The use of test swatches for measuring print quality attributes are well known in the field and described in the literature; see e.g., “Introduction to Color Bars: A User's guide to Color Bar Application”, Graphic Communications Association, 1992. Test swatches commonly found in color bars include solids (100% area coverage), halftone tints of various area coverage for each of the primary inks (black, cyan, magenta and yellow) and two and three-color overprints of the primary chromatic inks (cyan, magenta and yellow). The test swatches are typically arranged in a row across the press, perpendicular to the press direction, in the form of a color bar. The color bar can be divided into zones corresponding to the inking zones of the printing press. Control of the inking in most printing presses is carried out on a zone by zone basis where each zone corresponds to a width of, for example, 40 mm. Within each zone, an ink key, or servo in an automated ink control system, is used to adjust the amount of ink flowing into this region of the press which will in turn influence the color of the swatches located within the zone. In this manner the inking can be adjusted to produce the desired colors of the swatches.
In order to determine the color of a test swatch, a measurement instrument for detecting the light reflected from a test swatch is necessary. The measurement instrument is preferably a spectrophotometer. The preferred and well-known method for collecting and analyzing light with a spectrophotometer is the use of a spectral grating and an array of sensors with computer analysis. The output is a set of spectral reflectance values that describe the relative light reflecting characteristics of an object over the visible spectrum at some small constant width wavelength interval. The reflectance values are obtained by calculating the spectral reflectance factor, which is a ratio of the amount of light reflected from the sample relative to that of a standard reference material similarly illuminated, wavelength by wavelength across the visible spectrum. Spectrophotometers have the added advantage that the spectral reflectance values can be converted to both colorimetric and densitometric representations according to standard calculations. Throughout this document, when the term density is used outside of the context of a “colorimetric density” or “colorimetric density difference”, it is used to refer to densities calculated according to standard practice as documented in, for example, American National Standard for Photography (Sensitometry)—Density Measurements—Spectral Conditions. ANSI/ISO 5/3—1984, ANSI PH2.18—1985, New York: American National Standards Institute, 1985.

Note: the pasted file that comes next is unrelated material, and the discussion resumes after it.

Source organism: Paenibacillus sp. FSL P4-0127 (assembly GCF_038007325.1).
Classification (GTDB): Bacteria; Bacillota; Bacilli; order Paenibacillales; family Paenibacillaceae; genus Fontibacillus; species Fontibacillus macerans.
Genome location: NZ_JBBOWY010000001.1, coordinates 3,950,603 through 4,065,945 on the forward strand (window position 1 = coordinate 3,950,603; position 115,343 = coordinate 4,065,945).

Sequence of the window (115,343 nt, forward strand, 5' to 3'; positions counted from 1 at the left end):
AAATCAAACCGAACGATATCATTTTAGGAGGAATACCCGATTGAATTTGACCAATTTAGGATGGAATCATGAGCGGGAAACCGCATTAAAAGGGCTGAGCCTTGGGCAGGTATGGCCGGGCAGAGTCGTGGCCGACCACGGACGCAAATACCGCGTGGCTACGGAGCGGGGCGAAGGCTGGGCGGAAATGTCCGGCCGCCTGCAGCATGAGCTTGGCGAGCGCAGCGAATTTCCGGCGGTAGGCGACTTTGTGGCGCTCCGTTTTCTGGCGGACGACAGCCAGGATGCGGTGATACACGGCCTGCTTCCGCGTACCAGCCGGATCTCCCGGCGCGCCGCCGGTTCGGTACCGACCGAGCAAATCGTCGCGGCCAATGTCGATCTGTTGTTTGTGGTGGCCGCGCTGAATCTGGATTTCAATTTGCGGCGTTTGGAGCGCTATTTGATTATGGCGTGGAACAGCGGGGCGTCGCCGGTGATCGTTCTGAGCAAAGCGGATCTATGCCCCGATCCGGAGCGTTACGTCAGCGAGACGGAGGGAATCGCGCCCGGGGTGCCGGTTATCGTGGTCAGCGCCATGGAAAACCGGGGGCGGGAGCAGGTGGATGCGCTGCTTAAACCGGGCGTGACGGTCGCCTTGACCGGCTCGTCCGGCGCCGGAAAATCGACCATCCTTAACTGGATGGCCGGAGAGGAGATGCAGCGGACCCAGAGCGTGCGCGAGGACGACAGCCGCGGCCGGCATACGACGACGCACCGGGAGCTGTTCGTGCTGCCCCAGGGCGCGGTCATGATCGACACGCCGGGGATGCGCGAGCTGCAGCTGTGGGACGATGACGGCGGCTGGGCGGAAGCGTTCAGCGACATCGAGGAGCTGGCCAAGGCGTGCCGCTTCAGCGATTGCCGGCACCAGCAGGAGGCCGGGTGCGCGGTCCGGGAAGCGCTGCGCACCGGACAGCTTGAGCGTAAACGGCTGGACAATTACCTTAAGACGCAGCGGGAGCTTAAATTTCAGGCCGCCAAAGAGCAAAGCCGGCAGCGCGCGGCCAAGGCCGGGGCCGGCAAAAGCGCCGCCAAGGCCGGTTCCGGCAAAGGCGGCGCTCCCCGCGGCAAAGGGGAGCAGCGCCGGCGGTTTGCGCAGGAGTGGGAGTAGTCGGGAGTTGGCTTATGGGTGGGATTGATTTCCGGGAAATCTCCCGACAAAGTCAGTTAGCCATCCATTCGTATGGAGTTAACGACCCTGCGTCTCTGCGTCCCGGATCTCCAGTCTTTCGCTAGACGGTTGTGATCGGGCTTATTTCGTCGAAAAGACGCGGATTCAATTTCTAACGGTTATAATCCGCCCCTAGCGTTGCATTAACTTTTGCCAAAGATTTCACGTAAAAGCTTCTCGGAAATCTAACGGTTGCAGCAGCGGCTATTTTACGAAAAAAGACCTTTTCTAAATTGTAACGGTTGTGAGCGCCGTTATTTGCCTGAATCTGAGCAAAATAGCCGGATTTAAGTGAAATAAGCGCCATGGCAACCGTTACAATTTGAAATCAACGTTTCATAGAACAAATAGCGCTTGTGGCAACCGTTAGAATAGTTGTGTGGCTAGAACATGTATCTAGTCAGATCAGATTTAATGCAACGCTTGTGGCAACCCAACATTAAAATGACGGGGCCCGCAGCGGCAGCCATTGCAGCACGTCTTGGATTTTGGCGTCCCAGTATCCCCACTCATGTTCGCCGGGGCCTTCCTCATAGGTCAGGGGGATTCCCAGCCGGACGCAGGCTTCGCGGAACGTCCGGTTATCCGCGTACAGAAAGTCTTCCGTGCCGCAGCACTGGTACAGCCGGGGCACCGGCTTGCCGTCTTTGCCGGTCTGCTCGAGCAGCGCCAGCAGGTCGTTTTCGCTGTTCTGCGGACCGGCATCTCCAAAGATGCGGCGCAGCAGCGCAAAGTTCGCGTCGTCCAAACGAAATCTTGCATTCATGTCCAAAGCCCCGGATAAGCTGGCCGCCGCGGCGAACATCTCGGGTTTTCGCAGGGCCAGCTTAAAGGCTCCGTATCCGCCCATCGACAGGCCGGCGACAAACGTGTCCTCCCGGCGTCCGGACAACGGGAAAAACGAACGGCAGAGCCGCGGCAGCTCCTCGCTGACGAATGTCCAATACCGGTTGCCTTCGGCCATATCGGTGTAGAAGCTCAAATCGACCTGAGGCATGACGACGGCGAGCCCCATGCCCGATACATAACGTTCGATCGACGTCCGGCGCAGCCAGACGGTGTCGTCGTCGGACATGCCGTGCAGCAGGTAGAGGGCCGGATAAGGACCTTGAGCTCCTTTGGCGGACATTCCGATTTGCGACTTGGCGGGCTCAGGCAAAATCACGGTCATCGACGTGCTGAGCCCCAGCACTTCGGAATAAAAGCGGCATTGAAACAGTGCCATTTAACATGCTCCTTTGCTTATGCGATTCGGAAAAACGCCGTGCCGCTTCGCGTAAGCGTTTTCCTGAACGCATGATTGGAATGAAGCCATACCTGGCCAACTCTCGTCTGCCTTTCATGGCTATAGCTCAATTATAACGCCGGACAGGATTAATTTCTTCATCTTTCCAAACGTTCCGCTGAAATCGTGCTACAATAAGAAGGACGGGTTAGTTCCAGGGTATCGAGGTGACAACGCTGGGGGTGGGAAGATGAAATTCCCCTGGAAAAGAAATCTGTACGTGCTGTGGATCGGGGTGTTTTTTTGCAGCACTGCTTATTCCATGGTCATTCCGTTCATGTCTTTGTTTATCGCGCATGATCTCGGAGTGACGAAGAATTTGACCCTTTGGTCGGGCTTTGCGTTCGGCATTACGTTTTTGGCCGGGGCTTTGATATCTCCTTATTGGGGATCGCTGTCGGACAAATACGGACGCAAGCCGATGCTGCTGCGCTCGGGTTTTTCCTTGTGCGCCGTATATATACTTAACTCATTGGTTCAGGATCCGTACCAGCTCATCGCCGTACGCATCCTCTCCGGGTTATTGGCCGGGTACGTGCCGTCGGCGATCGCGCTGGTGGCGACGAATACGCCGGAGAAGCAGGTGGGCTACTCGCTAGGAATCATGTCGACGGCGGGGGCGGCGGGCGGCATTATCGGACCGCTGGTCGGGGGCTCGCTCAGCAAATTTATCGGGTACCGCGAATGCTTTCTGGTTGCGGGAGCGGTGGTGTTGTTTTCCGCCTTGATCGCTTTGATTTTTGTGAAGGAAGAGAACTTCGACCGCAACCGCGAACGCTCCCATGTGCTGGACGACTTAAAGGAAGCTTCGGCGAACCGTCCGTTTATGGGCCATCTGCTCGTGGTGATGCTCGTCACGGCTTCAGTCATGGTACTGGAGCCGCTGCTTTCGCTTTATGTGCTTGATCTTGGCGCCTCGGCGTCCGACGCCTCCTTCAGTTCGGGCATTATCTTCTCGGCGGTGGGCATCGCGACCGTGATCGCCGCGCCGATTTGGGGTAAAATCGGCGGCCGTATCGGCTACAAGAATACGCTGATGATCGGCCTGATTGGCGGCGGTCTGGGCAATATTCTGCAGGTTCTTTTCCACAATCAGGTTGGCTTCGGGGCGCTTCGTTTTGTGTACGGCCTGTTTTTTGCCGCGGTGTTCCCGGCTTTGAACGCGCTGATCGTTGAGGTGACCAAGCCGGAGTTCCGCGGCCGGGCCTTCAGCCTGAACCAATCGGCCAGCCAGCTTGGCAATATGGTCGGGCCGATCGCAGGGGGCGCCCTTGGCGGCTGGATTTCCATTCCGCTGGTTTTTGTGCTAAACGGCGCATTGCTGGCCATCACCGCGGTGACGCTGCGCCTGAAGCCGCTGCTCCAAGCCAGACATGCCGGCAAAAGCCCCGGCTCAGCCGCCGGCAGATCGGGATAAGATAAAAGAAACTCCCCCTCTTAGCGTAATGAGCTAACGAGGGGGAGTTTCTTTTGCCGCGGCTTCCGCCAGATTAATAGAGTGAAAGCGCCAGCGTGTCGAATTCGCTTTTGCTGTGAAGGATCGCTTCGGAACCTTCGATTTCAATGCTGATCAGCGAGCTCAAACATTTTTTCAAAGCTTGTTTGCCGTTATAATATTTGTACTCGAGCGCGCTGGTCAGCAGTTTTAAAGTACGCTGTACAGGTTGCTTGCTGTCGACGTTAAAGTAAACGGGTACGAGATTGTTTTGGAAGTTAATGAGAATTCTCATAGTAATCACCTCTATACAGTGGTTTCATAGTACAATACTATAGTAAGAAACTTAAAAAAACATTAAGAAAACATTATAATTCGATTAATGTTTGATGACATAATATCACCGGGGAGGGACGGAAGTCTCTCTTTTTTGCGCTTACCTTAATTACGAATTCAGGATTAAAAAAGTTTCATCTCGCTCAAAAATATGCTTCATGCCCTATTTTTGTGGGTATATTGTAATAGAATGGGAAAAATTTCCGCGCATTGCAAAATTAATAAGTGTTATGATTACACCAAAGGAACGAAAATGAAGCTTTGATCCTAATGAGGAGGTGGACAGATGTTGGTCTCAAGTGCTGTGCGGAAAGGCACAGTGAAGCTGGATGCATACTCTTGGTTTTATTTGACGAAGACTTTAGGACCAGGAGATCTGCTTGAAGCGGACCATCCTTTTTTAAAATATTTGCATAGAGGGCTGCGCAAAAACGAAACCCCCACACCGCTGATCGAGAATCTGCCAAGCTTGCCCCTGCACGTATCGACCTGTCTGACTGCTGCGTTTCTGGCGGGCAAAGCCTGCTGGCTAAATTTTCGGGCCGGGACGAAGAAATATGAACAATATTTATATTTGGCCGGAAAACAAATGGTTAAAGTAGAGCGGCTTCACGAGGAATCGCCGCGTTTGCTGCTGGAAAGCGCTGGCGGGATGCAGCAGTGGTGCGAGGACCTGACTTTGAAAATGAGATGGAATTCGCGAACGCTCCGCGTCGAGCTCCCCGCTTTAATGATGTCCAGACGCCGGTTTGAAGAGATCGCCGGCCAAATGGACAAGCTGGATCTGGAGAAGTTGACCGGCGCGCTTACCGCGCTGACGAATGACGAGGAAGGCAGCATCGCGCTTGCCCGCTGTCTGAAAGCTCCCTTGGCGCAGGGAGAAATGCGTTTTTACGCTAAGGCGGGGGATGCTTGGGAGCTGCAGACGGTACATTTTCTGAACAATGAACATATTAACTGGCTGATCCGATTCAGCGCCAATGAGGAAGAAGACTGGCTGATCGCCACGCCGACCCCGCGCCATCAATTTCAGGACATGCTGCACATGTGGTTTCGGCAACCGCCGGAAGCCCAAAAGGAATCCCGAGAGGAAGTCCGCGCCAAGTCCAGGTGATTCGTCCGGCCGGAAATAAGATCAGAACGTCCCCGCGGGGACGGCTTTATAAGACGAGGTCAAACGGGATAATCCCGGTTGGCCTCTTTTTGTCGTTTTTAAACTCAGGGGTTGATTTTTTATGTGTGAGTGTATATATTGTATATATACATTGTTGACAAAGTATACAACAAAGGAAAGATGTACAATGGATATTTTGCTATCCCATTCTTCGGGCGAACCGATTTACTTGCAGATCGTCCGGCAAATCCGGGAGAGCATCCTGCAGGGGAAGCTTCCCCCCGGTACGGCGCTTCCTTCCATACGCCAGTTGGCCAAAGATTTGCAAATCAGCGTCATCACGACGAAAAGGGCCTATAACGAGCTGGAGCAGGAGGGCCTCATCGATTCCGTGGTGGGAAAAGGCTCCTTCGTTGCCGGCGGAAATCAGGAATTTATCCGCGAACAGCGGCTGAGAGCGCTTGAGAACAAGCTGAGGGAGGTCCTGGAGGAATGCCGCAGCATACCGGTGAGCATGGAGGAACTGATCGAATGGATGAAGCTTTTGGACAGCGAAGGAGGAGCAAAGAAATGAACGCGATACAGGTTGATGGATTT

According to the present invention, the spectral reflectance values of a test area are converted to color coordinates in one of the CIE recommended uniform color spaces (CIELAB, CIELUV) which have as their primary advantage the ability to quantify color in approximate visual terms. To obtain coordinates in such a color space, the spectral reflectance values of the test swatch are first converted into X, Y and Z tristimulus values according to standard well-known calculations. The weights used in the calculations include a component related to the spectral responses of the human eye for an average observer and are referred to as the CIE color-matching functions. The X, Y and Z tristimulus values are then used to calculate the color coordinates in a CIE recommended uniform color space (CIELAB or CIELUV).